Blue Jeans: Articles of Interest #5.
For the most part, we tend to keep our clothes relatively clean and avoid spills and rips and tears. But denim is so hard-wearing and hard-working that it just kind of amasses more and more signs of wear. So you can learn a lot from observing an old pair of blue jeans. [LINK]
How Will Self-Driving Cars Change the World?
Over the last 130 years, the automobile shaped the modern world—it redefined the city, filled the suburbs, and revved up pop culture. With autonomous technology, everything about our relationship to cars is about to change. Then what? [LINK]
Click Like for Propaganda.
Facebook is used to dealing with rogue actors antagonizing politicians on its platform. But what happens when a country's own government is the one bending the rules? Bloomberg Technology's Sarah Frier and Pia Gadkari look at what happened when officials in Sri Lanka reached out to Facebook to help build the government's online presence, and Facebook's responsibility when ambitious world leaders start using the platform for their own political ends. [LINK]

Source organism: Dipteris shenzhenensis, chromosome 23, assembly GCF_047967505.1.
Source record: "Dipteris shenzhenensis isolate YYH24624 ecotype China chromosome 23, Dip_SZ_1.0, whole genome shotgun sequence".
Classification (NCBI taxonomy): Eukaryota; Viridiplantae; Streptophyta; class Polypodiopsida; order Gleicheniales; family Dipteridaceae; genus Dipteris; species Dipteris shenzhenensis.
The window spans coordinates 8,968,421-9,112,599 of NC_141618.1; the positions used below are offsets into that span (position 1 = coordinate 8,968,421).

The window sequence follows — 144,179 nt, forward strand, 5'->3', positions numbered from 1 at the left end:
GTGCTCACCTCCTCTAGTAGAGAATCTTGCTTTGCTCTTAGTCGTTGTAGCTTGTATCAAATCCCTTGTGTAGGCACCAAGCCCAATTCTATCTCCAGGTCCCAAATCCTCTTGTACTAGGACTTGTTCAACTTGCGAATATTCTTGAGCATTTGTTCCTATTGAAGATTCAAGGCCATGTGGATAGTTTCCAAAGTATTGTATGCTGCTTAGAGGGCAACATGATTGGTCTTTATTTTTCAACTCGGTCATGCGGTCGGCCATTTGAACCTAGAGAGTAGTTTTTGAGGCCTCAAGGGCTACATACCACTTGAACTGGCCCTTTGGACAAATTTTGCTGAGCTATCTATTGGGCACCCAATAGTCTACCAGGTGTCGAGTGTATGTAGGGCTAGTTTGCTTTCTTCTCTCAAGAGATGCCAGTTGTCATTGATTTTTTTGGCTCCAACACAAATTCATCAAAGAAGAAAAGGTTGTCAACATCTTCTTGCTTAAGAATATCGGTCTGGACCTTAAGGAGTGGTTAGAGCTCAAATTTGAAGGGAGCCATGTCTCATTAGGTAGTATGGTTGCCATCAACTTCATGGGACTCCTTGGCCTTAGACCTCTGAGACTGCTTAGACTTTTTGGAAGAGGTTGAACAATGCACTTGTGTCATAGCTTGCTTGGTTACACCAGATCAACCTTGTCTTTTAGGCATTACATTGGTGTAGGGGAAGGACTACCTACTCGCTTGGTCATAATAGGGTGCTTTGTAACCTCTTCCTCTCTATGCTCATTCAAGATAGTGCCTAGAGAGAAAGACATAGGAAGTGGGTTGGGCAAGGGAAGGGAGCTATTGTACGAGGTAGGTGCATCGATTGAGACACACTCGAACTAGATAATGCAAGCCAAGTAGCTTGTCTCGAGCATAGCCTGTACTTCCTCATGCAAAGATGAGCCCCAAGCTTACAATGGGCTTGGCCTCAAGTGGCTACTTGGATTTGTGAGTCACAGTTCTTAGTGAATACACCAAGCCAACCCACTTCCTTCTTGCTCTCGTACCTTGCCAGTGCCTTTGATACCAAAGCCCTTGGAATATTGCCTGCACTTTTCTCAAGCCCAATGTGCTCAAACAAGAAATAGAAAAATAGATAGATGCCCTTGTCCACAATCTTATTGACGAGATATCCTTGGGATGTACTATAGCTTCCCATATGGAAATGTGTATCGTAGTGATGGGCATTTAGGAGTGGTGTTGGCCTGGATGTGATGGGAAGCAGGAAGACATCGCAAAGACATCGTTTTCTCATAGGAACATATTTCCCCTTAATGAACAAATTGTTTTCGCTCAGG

With the rise of e-commerce across the country, the need for warehouses continues to grow. By 2024, the industry will employ nearly 4.8 million people, and about 40 percent of young people working in warehouses are Latino. Latino USA visits a high school using virtual reality and a mock warehouse to train students for the industry, while asking the question: Are these "jobs of tomorrow" good jobs? [LINK]